Ultimately, 'Harsh Times' attempts to stage a tragic morality tale, but manages very little. By the time of the inevitable stand-off between Jim and Mike at the film's climax, 'Harsh Times' never manages to explode with the much-needed intensity it needs. The film is to be commended for being more ambitious than its critically lauded, far more commercial cousin in 'Training Day,' but that also makes it a bigger disappointment. Hopefully, for his next effort, Ayer will leave behind morally-conflicted cops and explore fresher, more challenging territory.
'Harsh Times' looks predictably harsh -- this is a highly stylized, visually gimmicky picture, with a transfer to match. As such, this 1.85:1 widescreen 1080p/AVC MPEG-4 presentation is a solid representation of the film's gritty intent -- edgy, oversaturated and at times distracting in its artifice. Granted, it's fairly effective, but it's also far from top-notch demo material.
The source is in typically great shape for a recent release. Blacks are deep and inky, although fall-off is a bit deep in the shadows, making it immediately clear that 'Harsh Times' lacks the depth of the best high-def presentations. Colors are often violently overpumped, especially during Christian Bale's psychotic flashes which feature very intense reds and yellows even for a next-gen transfer. This does nicely contrast, though, with the more sedate domestic scenes, which are relatively natural. Detail isn't the greatest, however, with the image often looking quite soft. On the plus side, despite a bit of noise in some scenes (thanks to the very high-key lighting), major compression artifacts are not a problem.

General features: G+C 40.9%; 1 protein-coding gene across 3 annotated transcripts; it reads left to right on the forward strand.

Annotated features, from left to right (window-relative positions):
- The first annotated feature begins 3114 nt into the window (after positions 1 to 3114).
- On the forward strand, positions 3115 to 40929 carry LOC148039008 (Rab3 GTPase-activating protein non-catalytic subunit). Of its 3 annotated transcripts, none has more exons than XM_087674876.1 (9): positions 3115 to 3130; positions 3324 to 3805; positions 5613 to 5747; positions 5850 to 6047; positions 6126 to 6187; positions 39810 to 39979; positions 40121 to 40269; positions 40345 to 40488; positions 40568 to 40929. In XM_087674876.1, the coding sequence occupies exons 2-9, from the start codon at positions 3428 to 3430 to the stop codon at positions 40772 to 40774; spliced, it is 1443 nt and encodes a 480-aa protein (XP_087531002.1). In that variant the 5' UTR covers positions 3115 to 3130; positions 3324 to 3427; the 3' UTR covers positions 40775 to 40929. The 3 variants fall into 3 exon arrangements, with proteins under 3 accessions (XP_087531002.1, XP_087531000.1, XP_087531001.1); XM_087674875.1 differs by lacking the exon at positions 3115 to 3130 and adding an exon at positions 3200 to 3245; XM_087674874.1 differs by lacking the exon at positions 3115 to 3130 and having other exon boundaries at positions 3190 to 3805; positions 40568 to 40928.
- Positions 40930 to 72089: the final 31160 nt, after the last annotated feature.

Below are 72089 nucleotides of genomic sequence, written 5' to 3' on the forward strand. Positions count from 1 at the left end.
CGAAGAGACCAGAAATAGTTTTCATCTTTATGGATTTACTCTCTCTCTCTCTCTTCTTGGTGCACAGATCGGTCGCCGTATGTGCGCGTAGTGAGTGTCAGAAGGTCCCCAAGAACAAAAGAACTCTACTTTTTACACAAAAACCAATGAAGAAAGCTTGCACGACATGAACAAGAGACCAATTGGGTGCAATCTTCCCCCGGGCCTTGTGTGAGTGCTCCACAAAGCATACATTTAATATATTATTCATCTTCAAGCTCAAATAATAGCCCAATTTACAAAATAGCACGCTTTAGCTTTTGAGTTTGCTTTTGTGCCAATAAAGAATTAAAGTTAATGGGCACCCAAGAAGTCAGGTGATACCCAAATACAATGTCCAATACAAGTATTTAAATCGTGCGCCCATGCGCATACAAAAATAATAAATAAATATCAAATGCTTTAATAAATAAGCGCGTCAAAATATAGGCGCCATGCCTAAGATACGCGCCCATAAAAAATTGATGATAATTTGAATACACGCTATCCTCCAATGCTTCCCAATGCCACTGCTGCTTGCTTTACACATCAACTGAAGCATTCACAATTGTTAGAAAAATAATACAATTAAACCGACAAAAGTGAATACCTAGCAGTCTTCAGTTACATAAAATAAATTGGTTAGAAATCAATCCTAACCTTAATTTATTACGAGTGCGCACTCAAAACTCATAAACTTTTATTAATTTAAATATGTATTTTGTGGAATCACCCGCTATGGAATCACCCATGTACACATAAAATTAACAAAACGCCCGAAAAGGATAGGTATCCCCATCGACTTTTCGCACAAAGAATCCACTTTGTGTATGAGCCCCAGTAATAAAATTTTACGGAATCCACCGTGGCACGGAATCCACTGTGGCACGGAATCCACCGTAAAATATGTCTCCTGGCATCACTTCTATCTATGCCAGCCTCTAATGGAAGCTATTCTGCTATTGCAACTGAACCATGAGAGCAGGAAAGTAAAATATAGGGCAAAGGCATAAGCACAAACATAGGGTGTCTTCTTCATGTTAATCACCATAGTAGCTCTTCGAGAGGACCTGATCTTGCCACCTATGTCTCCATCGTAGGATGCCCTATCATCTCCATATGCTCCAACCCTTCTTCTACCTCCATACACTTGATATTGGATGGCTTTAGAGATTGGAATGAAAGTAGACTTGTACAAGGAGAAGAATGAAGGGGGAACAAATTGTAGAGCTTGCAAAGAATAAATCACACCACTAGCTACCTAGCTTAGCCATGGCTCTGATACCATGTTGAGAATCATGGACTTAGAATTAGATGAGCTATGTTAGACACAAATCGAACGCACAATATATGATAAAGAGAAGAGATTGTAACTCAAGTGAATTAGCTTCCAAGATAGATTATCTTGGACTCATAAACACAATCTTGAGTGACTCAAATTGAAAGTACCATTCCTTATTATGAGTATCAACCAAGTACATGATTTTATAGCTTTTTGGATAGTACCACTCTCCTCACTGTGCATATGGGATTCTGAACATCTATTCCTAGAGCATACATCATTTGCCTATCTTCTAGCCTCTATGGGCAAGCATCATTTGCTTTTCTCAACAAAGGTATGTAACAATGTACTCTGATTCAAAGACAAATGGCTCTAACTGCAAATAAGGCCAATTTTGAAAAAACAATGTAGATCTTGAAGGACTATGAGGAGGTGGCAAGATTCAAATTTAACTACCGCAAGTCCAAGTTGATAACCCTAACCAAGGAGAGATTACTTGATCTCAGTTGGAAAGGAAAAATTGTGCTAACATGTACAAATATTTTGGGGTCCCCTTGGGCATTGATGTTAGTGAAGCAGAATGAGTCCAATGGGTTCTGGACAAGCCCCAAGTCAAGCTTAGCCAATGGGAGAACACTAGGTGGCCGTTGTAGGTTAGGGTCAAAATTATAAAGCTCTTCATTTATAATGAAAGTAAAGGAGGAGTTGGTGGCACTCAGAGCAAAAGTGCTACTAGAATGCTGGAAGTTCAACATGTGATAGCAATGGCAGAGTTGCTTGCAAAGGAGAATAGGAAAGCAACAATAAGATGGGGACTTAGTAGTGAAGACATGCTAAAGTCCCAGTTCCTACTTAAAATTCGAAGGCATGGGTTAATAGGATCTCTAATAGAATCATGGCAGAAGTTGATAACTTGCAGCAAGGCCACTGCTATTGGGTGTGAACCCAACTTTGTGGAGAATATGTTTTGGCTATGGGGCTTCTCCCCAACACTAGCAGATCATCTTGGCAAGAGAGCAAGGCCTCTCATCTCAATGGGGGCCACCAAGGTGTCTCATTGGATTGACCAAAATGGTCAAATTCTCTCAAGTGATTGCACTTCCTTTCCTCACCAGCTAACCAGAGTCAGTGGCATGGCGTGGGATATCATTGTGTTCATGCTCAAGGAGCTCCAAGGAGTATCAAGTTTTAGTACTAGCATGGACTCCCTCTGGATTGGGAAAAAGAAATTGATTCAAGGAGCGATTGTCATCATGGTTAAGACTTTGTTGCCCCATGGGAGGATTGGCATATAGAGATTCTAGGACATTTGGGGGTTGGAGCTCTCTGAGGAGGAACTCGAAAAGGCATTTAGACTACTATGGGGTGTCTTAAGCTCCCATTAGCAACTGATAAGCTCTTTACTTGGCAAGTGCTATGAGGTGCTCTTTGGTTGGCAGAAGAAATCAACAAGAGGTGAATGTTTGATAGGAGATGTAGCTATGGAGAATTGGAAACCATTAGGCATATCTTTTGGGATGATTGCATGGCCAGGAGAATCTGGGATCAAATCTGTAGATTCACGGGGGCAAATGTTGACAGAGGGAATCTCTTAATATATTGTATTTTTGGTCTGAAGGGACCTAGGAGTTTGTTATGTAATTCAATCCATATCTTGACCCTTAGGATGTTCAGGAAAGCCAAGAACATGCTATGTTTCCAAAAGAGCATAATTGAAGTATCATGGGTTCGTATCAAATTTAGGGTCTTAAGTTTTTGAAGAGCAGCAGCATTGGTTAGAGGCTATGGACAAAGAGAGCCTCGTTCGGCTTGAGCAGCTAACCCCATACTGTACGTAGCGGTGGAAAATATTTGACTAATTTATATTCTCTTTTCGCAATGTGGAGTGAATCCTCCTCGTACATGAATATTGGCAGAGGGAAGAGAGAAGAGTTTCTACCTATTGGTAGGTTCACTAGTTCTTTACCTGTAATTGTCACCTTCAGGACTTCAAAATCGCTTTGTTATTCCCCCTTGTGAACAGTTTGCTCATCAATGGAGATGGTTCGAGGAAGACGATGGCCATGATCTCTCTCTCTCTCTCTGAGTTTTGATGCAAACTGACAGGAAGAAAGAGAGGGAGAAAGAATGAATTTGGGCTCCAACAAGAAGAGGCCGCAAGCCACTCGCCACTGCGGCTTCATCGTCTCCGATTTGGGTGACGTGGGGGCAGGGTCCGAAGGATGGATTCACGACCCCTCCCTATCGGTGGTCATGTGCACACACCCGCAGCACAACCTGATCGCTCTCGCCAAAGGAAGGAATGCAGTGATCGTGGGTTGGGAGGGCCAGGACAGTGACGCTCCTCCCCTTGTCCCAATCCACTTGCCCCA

In the audio department, 'Harsh Times' is fairly good, although I expected the sound design to be a bit more aggressive, at least in the action scenes -- even with a full-blown Dolby True HD 5.1 surround (48kHz/24-bit) this one never really breaks out.